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his mother was my -- my grandpa bo's, his sister. i grew up knowing her very well and i wondered about the loss she suffered losing her husband at a young age and then her son which was an absolute heartbreaking loss that sort of reverberated through my family and even as little kids. my mom who wased close to her cousin harry, adored him. he was like a big brother to her. and losing him was something that stayed with her for the rest of her life. as a child, i didn't understand the magnitude of it. you don't really feel those things when you're little but the older i got and the older i dug into the letters i realized why this was such a huge part of her life and her family's life. >> the way you structure the book, you havee the story of the battle of hiroshima, the fight in the pacific. stories that you remember from your childhood or researched and learned and if you wouldn't mind telling everybody, one of the stories that sticks with me so much is when they find out that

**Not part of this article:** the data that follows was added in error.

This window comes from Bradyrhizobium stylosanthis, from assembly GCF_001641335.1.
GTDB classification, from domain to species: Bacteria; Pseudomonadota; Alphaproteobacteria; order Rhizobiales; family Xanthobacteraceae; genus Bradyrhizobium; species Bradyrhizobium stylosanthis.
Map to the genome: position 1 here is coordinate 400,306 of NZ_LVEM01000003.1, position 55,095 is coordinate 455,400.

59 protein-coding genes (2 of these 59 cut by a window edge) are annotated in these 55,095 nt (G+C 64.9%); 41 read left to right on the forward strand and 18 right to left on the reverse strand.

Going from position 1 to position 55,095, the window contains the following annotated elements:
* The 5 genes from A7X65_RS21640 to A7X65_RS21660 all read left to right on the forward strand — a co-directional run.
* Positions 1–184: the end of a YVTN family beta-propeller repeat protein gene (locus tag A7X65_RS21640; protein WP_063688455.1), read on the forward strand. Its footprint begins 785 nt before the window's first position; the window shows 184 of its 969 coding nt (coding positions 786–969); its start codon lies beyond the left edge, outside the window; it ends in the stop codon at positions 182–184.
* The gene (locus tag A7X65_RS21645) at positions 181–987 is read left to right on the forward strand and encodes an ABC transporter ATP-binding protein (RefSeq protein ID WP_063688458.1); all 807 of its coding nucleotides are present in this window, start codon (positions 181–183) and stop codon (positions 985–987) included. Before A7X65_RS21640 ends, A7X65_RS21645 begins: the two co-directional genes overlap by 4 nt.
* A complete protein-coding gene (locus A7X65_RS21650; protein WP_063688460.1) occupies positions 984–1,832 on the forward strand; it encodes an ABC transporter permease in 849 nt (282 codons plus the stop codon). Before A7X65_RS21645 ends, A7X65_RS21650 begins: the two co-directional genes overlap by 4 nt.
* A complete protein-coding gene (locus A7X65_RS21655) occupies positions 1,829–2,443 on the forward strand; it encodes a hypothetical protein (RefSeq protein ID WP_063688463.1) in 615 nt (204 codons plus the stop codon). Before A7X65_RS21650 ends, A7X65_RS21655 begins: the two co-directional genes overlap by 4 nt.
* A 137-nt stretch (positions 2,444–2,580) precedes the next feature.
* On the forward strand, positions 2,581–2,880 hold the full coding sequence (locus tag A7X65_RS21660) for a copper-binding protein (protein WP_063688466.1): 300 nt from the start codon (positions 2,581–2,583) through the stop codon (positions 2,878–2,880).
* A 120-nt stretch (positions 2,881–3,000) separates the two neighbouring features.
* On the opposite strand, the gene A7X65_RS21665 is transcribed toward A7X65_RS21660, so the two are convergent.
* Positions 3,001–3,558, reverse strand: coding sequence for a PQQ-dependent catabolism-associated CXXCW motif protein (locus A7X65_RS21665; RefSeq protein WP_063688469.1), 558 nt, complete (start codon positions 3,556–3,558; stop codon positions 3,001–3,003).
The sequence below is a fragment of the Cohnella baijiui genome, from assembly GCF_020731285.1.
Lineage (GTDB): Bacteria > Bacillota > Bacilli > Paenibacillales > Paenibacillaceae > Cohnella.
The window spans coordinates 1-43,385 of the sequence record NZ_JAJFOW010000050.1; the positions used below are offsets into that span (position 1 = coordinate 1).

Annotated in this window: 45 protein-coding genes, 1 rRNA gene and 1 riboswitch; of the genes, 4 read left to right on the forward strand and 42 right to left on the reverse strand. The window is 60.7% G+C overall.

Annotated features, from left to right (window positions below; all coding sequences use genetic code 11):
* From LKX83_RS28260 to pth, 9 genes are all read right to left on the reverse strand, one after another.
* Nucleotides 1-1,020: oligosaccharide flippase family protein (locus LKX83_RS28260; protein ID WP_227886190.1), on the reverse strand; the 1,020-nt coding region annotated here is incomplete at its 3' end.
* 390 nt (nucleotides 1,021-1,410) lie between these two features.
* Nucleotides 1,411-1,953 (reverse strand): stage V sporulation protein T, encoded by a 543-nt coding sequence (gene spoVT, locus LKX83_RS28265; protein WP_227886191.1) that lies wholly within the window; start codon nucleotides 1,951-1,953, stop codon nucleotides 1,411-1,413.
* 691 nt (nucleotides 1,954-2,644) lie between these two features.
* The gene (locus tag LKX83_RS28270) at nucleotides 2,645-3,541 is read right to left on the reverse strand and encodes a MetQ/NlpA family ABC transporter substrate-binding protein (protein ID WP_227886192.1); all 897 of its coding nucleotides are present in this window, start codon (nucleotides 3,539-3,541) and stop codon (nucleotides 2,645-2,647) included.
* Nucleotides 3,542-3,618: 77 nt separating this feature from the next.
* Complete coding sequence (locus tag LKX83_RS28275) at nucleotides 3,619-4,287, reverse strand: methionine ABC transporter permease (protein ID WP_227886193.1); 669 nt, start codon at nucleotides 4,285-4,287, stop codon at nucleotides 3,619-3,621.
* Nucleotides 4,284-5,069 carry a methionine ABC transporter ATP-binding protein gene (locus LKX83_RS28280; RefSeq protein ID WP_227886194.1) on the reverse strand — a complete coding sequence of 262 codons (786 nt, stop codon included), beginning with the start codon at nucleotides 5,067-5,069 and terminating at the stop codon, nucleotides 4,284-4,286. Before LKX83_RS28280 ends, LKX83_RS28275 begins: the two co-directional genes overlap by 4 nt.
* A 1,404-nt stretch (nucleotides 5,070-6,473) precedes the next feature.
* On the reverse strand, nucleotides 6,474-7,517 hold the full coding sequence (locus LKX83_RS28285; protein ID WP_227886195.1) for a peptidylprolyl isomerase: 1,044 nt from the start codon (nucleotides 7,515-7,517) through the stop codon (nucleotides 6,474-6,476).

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pearl harbor has been bombed. >> i remember my mom telling me as a kid about that day and we went to church, she was so excited, she and family friend they got to go to howard johnson and had hot chocolate. it had just arrived with whip creme and she could smell it and is stirring it to cool it off and heard something crackling on the radio and all of the adults in the room got nervous and starting standing up and putting coats on. she remember her mother grabbing her by the wrists, we have to go. the world changed in an instant but didn't know what was going on. all of the young men that they knew including harry, he would go a couple of later because he went to the pacific and changed their lives forever. >> harry's uncle, that's your grandfather. ty maps the battle in the